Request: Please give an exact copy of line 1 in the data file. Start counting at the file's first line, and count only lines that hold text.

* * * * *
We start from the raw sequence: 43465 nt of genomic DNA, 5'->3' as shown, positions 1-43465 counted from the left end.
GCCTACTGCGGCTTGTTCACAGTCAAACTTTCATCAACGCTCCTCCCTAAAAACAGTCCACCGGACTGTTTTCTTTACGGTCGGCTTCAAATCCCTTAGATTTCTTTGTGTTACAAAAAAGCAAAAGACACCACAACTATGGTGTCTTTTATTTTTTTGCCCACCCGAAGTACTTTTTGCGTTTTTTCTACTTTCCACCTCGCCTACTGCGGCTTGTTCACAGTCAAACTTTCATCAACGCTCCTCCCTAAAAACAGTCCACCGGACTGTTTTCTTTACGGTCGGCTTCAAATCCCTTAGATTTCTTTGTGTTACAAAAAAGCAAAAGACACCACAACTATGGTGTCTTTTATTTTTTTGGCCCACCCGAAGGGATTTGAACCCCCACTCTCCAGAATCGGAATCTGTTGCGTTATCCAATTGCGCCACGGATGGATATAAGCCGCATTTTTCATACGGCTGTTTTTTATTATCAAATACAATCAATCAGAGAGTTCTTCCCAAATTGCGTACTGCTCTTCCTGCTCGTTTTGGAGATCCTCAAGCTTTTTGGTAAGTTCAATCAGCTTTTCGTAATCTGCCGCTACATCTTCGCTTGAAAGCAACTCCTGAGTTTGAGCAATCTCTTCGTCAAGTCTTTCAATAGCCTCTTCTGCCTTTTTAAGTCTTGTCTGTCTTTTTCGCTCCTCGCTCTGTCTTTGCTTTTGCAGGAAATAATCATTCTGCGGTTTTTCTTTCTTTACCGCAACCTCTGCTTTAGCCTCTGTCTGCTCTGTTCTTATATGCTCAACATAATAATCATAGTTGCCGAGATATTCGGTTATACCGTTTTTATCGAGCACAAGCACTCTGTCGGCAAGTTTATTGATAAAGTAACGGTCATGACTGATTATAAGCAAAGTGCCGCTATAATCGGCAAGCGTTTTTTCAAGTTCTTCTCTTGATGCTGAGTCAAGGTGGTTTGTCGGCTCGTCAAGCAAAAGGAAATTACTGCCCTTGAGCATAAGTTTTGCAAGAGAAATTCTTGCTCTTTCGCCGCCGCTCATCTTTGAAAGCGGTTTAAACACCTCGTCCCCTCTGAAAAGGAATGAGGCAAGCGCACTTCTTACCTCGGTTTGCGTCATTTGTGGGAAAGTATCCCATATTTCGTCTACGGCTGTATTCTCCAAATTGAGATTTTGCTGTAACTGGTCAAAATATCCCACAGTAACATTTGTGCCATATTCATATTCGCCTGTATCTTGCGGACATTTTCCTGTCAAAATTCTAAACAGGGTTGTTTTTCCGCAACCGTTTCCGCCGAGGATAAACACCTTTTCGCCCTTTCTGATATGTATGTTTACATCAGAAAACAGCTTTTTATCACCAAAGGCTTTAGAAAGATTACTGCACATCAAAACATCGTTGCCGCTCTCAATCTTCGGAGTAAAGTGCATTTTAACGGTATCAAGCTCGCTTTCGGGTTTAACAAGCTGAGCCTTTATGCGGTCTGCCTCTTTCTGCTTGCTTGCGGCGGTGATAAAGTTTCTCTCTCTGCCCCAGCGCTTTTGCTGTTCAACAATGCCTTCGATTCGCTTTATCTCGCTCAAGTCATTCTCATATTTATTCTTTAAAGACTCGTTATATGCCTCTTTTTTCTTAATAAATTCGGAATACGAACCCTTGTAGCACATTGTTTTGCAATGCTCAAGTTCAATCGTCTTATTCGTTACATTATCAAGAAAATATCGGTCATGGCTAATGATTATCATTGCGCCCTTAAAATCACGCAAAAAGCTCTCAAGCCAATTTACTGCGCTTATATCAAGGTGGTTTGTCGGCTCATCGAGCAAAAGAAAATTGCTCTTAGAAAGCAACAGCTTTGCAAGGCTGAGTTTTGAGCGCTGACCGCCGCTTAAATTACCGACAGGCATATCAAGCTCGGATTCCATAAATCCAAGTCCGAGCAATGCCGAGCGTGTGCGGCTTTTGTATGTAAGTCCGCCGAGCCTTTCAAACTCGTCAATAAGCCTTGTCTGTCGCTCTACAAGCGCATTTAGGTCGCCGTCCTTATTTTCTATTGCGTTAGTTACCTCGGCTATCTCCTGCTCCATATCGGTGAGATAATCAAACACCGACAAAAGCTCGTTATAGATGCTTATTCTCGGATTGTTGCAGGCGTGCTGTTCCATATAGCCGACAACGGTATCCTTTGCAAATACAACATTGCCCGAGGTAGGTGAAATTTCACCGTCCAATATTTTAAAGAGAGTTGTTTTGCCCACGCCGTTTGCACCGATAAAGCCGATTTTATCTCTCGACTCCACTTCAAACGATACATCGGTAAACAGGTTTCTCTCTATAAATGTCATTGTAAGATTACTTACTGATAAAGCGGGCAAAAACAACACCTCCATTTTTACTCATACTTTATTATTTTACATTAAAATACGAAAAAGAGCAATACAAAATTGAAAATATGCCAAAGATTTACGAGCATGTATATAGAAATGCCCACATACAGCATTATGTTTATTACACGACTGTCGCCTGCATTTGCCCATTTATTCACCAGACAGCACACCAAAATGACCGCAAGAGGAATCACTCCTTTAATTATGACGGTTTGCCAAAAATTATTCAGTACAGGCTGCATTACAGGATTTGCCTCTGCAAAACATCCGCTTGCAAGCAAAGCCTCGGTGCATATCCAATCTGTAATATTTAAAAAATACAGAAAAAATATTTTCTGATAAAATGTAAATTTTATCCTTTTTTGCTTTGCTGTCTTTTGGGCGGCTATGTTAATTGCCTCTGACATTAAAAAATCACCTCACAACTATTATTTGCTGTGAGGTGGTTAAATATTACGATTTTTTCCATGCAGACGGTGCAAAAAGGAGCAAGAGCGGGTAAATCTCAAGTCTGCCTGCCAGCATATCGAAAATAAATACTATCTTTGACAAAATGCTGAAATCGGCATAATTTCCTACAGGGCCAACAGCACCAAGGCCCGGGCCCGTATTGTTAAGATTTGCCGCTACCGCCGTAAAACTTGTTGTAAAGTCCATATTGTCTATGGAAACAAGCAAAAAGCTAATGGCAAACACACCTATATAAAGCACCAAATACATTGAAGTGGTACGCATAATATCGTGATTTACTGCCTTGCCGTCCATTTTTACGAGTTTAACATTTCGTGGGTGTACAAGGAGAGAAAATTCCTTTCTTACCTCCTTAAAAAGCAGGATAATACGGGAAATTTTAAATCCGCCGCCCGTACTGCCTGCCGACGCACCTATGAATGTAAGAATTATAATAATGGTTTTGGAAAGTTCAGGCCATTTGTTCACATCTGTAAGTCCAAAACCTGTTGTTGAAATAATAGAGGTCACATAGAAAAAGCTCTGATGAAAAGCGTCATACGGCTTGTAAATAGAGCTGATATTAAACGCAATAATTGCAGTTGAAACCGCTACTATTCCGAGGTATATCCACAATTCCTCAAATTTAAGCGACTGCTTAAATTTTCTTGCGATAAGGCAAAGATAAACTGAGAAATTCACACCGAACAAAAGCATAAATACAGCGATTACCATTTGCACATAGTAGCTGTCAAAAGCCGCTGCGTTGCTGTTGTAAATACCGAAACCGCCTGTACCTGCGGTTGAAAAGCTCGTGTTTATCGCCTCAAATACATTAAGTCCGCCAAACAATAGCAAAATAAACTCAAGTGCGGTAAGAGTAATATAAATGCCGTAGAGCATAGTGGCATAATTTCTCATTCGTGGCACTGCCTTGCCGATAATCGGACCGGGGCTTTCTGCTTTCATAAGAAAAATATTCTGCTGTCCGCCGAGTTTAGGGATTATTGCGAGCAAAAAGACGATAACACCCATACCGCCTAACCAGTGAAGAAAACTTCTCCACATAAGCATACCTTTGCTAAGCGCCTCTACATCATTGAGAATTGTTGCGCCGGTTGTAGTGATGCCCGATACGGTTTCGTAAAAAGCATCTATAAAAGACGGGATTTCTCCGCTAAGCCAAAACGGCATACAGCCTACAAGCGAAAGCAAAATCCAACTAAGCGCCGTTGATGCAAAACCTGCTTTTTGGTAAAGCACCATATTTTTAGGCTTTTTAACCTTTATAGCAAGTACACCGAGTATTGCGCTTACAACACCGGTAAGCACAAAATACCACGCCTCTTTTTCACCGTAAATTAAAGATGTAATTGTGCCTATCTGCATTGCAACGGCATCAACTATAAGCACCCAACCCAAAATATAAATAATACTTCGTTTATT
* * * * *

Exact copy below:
We start from the raw sequence: 43465 nt of genomic DNA, 5'->3' as shown, positions 1-43465 counted from the left end.